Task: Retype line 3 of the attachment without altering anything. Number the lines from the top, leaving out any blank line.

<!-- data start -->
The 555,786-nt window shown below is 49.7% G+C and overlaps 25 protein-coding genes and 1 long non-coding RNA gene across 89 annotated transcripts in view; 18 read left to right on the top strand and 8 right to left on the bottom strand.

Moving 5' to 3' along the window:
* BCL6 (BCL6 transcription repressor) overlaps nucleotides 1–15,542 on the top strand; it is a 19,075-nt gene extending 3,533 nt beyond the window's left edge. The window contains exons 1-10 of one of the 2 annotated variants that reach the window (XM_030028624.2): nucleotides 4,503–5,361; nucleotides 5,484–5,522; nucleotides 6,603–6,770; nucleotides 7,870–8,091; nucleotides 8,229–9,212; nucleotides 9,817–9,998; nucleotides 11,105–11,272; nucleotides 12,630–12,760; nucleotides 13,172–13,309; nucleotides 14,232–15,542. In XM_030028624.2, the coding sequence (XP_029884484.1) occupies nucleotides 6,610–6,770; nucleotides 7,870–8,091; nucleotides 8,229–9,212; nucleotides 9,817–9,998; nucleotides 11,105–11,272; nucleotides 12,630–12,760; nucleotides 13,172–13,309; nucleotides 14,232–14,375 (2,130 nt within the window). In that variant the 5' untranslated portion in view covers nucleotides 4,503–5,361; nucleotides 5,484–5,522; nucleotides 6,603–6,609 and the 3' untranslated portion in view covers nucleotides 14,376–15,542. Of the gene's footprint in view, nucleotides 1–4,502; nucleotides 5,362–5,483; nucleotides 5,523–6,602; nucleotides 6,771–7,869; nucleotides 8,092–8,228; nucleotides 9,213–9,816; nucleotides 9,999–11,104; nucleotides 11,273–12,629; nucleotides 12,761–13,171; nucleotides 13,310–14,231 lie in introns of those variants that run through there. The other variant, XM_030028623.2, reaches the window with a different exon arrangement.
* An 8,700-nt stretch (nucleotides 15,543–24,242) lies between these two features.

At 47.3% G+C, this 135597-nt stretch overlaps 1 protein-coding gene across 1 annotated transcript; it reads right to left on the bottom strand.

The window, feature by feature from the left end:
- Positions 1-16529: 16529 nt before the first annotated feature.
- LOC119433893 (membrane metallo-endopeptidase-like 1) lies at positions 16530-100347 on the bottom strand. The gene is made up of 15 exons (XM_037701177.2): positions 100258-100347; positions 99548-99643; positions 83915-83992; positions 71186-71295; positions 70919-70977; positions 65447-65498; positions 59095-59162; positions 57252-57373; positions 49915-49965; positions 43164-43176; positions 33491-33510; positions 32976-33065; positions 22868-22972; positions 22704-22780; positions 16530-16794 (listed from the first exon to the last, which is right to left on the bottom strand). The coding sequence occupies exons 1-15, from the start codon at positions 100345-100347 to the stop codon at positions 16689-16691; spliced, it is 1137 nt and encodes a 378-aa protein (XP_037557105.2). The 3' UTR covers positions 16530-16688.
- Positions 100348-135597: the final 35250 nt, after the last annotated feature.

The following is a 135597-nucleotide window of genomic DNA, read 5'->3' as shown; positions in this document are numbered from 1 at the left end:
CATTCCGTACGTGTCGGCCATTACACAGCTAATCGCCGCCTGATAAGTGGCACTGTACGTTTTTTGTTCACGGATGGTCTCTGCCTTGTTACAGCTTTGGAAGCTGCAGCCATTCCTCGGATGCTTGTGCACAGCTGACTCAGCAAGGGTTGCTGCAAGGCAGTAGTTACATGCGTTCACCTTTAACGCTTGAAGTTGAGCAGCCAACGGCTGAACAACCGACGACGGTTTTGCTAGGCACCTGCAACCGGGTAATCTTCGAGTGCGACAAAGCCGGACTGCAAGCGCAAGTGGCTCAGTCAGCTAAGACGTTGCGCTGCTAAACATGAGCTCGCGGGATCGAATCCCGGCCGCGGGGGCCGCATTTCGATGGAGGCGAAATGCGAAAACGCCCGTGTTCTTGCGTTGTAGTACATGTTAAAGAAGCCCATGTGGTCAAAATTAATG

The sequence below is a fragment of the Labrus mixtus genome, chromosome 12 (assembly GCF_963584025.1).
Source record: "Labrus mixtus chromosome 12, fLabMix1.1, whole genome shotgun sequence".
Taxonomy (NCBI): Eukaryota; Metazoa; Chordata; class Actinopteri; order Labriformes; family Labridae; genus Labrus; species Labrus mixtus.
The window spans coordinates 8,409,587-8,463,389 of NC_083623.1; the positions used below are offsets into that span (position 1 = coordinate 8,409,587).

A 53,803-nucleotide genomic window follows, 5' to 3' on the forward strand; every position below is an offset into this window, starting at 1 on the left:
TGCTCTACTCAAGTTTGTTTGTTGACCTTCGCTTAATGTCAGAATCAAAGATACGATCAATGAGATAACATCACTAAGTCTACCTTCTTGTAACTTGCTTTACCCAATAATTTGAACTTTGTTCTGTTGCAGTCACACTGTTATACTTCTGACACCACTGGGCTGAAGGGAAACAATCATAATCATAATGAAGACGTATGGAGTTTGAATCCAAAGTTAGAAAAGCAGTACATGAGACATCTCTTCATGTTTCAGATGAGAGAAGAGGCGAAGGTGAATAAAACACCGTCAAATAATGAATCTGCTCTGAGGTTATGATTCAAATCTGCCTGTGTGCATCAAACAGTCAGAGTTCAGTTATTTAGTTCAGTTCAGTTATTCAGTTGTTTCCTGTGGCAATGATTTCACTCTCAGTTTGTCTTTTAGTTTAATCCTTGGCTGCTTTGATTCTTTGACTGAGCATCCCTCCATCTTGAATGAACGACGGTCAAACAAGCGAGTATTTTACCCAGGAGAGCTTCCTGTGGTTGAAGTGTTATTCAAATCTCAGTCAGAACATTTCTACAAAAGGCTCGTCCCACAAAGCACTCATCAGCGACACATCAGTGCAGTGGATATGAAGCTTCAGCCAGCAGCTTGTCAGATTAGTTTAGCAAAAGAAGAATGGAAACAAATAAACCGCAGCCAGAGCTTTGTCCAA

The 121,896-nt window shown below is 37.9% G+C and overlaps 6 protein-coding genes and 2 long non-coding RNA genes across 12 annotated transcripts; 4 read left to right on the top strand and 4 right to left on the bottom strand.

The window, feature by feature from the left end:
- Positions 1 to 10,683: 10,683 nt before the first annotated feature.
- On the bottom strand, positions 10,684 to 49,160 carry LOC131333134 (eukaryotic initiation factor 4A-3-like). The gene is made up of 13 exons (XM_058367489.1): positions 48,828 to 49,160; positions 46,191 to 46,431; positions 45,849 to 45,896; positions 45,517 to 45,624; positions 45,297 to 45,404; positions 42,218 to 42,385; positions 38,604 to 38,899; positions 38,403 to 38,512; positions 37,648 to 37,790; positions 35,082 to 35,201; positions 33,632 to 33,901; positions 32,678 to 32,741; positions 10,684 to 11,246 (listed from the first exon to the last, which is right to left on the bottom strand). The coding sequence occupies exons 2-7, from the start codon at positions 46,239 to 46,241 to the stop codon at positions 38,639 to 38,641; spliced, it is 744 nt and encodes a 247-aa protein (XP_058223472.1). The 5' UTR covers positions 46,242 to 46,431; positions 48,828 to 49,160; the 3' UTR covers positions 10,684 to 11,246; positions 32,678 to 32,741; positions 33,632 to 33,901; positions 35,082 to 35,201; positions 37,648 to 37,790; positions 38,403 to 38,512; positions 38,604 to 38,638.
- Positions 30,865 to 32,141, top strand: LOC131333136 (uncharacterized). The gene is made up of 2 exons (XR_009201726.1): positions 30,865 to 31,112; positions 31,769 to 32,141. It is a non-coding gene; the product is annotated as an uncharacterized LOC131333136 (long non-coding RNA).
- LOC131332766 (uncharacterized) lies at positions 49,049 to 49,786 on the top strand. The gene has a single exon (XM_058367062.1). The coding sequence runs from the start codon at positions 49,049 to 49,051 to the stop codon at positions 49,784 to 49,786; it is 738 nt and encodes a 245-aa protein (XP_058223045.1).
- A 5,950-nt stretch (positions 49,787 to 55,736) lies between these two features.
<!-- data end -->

* BCL6 (BCL6 transcription repressor) overlaps nucleotides 1–15,542 on the top strand; it is a 19,075-nt gene extending 3,533 nt beyond the window's left edge. The window contains exons 1-10 of one of the 2 annotated variants that reach the window (XM_030028624.2): nucleotides 4,503–5,361; nucleotides 5,484–5,522; nucleotides 6,603–6,770; nucleotides 7,870–8,091; nucleotides 8,229–9,212; nucleotides 9,817–9,998; nucleotides 11,105–11,272; nucleotides 12,630–12,760; nucleotides 13,172–13,309; nucleotides 14,232–15,542. In XM_030028624.2, the coding sequence (XP_029884484.1) occupies nucleotides 6,610–6,770; nucleotides 7,870–8,091; nucleotides 8,229–9,212; nucleotides 9,817–9,998; nucleotides 11,105–11,272; nucleotides 12,630–12,760; nucleotides 13,172–13,309; nucleotides 14,232–14,375 (2,130 nt within the window). In that variant the 5' untranslated portion in view covers nucleotides 4,503–5,361; nucleotides 5,484–5,522; nucleotides 6,603–6,609 and the 3' untranslated portion in view covers nucleotides 14,376–15,542. Of the gene's footprint in view, nucleotides 1–4,502; nucleotides 5,362–5,483; nucleotides 5,523–6,602; nucleotides 6,771–7,869; nucleotides 8,092–8,228; nucleotides 9,213–9,816; nucleotides 9,999–11,104; nucleotides 11,273–12,629; nucleotides 12,761–13,171; nucleotides 13,310–14,231 lie in introns of those variants that run through there. The other variant, XM_030028623.2, reaches the window with a different exon arrangement.